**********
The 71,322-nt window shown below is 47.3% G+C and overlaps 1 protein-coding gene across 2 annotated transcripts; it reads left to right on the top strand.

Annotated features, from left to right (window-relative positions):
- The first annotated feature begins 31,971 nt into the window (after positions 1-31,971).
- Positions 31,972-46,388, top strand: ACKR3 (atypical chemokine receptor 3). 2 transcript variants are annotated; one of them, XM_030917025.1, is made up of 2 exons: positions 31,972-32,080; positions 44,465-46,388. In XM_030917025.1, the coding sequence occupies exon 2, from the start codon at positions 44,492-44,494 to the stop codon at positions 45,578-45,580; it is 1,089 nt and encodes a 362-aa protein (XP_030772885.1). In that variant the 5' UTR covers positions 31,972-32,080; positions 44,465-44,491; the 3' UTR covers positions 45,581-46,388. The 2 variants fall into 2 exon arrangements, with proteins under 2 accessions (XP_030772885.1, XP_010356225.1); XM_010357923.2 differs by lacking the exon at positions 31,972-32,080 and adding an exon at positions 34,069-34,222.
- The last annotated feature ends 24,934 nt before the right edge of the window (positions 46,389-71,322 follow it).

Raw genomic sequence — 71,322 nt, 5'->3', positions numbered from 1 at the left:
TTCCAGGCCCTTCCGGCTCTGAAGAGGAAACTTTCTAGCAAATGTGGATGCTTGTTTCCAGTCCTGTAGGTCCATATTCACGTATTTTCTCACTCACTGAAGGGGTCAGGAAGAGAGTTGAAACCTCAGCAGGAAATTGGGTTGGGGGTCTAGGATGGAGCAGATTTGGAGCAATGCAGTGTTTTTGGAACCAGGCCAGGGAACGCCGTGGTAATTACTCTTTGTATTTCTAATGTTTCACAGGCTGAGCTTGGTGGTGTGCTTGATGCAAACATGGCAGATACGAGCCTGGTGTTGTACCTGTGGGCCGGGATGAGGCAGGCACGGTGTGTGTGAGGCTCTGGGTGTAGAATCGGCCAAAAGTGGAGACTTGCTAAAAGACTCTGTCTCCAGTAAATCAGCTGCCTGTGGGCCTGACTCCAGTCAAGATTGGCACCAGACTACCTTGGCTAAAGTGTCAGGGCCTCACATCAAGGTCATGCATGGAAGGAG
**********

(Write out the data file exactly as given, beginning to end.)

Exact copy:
The 71,322-nt window shown below is 47.3% G+C and overlaps 1 protein-coding gene across 2 annotated transcripts; it reads left to right on the top strand.

Annotated features, from left to right (window-relative positions):
- The first annotated feature begins 31,971 nt into the window (after positions 1-31,971).
- Positions 31,972-46,388, top strand: ACKR3 (atypical chemokine receptor 3). 2 transcript variants are annotated; one of them, XM_030917025.1, is made up of 2 exons: positions 31,972-32,080; positions 44,465-46,388. In XM_030917025.1, the coding sequence occupies exon 2, from the start codon at positions 44,492-44,494 to the stop codon at positions 45,578-45,580; it is 1,089 nt and encodes a 362-aa protein (XP_030772885.1). In that variant the 5' UTR covers positions 31,972-32,080; positions 44,465-44,491; the 3' UTR covers positions 45,581-46,388. The 2 variants fall into 2 exon arrangements, with proteins under 2 accessions (XP_030772885.1, XP_010356225.1); XM_010357923.2 differs by lacking the exon at positions 31,972-32,080 and adding an exon at positions 34,069-34,222.
- The last annotated feature ends 24,934 nt before the right edge of the window (positions 46,389-71,322 follow it).

Raw genomic sequence — 71,322 nt, 5'->3', positions numbered from 1 at the left:
TTCCAGGCCCTTCCGGCTCTGAAGAGGAAACTTTCTAGCAAATGTGGATGCTTGTTTCCAGTCCTGTAGGTCCATATTCACGTATTTTCTCACTCACTGAAGGGGTCAGGAAGAGAGTTGAAACCTCAGCAGGAAATTGGGTTGGGGGTCTAGGATGGAGCAGATTTGGAGCAATGCAGTGTTTTTGGAACCAGGCCAGGGAACGCCGTGGTAATTACTCTTTGTATTTCTAATGTTTCACAGGCTGAGCTTGGTGGTGTGCTTGATGCAAACATGGCAGATACGAGCCTGGTGTTGTACCTGTGGGCCGGGATGAGGCAGGCACGGTGTGTGTGAGGCTCTGGGTGTAGAATCGGCCAAAAGTGGAGACTTGCTAAAAGACTCTGTCTCCAGTAAATCAGCTGCCTGTGGGCCTGACTCCAGTCAAGATTGGCACCAGACTACCTTGGCTAAAGTGTCAGGGCCTCACATCAAGGTCATGCATGGAAGGAG